MR. CHIEF JUSTICE FULLER, after stating the case, delivered the opinion of the court.
We reiterate what has so often been said before, that the writ of habeas corpus cannot be used to perform the office of a writ of error or appeal; but when no writ of error or appeal will lie, if a petitioner is imprisoned under a judgment of the Circuit Court which had no jurisdiction of the person or of the subject-matter, or authority to render the judgment complained of, then relief may be accorded. In re Frederich, 149 U.S. 70; In re Tyler, Petitioner, 149 U.S. 164.
The contention here is that the order of committal was wholly void for want of jurisdiction to make any order whatever, or to make the particular order.
1. To sustain the proposition that the court had no jurisdiction to commit, it is argued that the petitioner was in the discharge of his duty as an officer of the State in the execution of a valid police law of the State, authorizing the search and seizure; that his action was therefore justifiable, and judicial interference with him absolutely precluded.
The validity of the Dispensary Act was elaborately discussed
by counsel for petitioner, but we perceive no necessity for entering upon an examination of that question. The Circuit Court was of opinion that the act did not authorize a seizure without warrant. It was admitted below that such a seizure could not be made except under the authority of a statute conferring the power to do so, and nothing to the contrary has been adduced on this argument.
Any other view would be inconsistent with settled principles of the common law and with familiar constitutional provisions for the security of person and property and immunity from unreasonable searches and seizures. The original occasion for securing that immunity may have been the abuse of executive authority in the matter of obtaining evidence of political offences, but these safeguards are not therefore limited in their scope, and extend protection against every exertion in that direction of merely arbitrary power.
In some of the States authority to proceed in respect of liquors, without warrant in the first instance, is expressly given by statute, but is accompanied by the provision that when the seizure is so made, the property seized is to be kept in safety for a reasonable time until a warrant can be procured, and it is held that, should the officer neglect to obtain a warrant within such time, he will be liable as a trespasser. Kent v. Willey, 11 Gray, 368; Weston v. Carr, 71 Maine, 356. In Kennedy v. Favor, 14 Gray, 200, 202, Chief Justice Shaw said: "The authority to seize liquors without a warrant, though sometimes necessary, is a high power; and, being in derogation of common law right, it is to be exercised only where it is clearly authorized by the statute or rule of law which warrants it."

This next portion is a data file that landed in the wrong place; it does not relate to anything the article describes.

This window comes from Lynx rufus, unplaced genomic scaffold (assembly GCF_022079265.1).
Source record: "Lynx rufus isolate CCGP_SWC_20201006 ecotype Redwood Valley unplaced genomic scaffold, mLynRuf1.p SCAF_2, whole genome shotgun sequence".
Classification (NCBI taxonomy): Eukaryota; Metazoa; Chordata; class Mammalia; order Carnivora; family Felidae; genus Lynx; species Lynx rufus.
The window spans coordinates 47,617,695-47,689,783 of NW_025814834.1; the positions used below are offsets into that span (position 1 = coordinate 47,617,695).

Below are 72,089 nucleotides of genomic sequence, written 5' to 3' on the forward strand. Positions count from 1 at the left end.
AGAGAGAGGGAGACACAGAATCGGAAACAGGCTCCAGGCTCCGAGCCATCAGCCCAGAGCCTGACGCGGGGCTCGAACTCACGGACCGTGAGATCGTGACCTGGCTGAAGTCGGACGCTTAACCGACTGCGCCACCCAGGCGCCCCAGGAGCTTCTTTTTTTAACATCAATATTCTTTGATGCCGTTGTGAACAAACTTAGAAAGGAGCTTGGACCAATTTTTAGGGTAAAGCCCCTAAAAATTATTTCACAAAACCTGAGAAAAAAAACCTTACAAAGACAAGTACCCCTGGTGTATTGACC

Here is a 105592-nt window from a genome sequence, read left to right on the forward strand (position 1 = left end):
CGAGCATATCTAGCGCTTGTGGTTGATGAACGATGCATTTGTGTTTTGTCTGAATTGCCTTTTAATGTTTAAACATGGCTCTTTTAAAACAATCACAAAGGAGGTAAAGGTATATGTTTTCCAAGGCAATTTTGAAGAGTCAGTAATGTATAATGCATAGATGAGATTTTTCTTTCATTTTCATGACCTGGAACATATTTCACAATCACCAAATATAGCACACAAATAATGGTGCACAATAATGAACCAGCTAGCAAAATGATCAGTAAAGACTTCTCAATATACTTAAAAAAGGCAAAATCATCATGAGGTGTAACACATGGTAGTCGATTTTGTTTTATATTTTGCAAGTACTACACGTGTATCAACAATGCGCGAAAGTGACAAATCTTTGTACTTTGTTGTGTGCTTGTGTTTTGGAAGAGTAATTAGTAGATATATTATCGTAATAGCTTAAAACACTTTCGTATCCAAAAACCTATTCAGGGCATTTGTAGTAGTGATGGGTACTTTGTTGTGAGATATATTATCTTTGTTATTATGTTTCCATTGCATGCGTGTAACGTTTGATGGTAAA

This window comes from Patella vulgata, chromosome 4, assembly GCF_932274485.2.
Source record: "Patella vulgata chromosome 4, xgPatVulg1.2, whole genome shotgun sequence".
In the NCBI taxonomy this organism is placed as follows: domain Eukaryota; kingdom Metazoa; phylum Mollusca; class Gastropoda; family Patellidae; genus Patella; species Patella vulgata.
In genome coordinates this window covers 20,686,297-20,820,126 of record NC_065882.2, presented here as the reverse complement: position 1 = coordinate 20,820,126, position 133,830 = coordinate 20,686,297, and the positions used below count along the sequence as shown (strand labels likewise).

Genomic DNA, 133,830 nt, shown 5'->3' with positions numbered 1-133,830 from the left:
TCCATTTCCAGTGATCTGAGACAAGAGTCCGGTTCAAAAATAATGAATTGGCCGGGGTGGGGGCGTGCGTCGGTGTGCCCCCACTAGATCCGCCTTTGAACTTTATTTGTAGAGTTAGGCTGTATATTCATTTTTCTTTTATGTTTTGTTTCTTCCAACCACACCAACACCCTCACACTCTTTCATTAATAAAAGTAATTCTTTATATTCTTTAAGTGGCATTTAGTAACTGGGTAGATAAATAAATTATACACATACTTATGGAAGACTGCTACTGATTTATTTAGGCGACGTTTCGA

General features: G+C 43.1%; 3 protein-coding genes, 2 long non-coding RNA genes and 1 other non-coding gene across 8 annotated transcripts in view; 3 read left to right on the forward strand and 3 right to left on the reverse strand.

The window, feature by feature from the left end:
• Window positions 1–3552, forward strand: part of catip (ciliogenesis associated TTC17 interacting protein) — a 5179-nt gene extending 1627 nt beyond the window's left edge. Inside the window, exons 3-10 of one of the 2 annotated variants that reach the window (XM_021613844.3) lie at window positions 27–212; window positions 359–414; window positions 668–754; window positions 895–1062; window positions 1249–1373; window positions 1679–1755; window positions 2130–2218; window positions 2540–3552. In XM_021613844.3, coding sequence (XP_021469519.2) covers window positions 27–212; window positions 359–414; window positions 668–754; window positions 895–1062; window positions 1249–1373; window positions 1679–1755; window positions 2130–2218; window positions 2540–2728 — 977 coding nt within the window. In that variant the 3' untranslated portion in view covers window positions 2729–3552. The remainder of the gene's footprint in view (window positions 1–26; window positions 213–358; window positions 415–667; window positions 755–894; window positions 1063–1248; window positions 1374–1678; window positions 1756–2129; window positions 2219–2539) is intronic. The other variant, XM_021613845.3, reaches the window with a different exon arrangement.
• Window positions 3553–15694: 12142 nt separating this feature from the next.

In his examination of the Dispensary Act the learned judge holding the Circuit Court pointed out that it was to be strictly construed and not to be extended beyond the import of its terms. Northern Pacific Railroad v. Whalen, 149 U.S. 157. The act could not be regarded as dealing with intoxicating liquors as if they were a deadly poison whose presence was noxious per se, which might justify an enlarged construction of the language of the statute to the end that so fearful a nuisance
might be abated, for their use as a beverage was recognized, and their sale placed in the hands of public officials. Moreover, it was not admissible to hold by construction that the statute had authorized the seizure of the goods without warrant, in view of section twenty-two of article I. of the constitution of South Carolina, which declared that "all persons have a right to be secure from unreasonable searches, or seizure of their persons, houses, papers, or possessions. All warrants shall be supported by oath or affirmation, and the order of the warrant to a civil officer to make search or seizure in suspected places, or to arrest one or more suspected persons, or to seize their property, shall be ...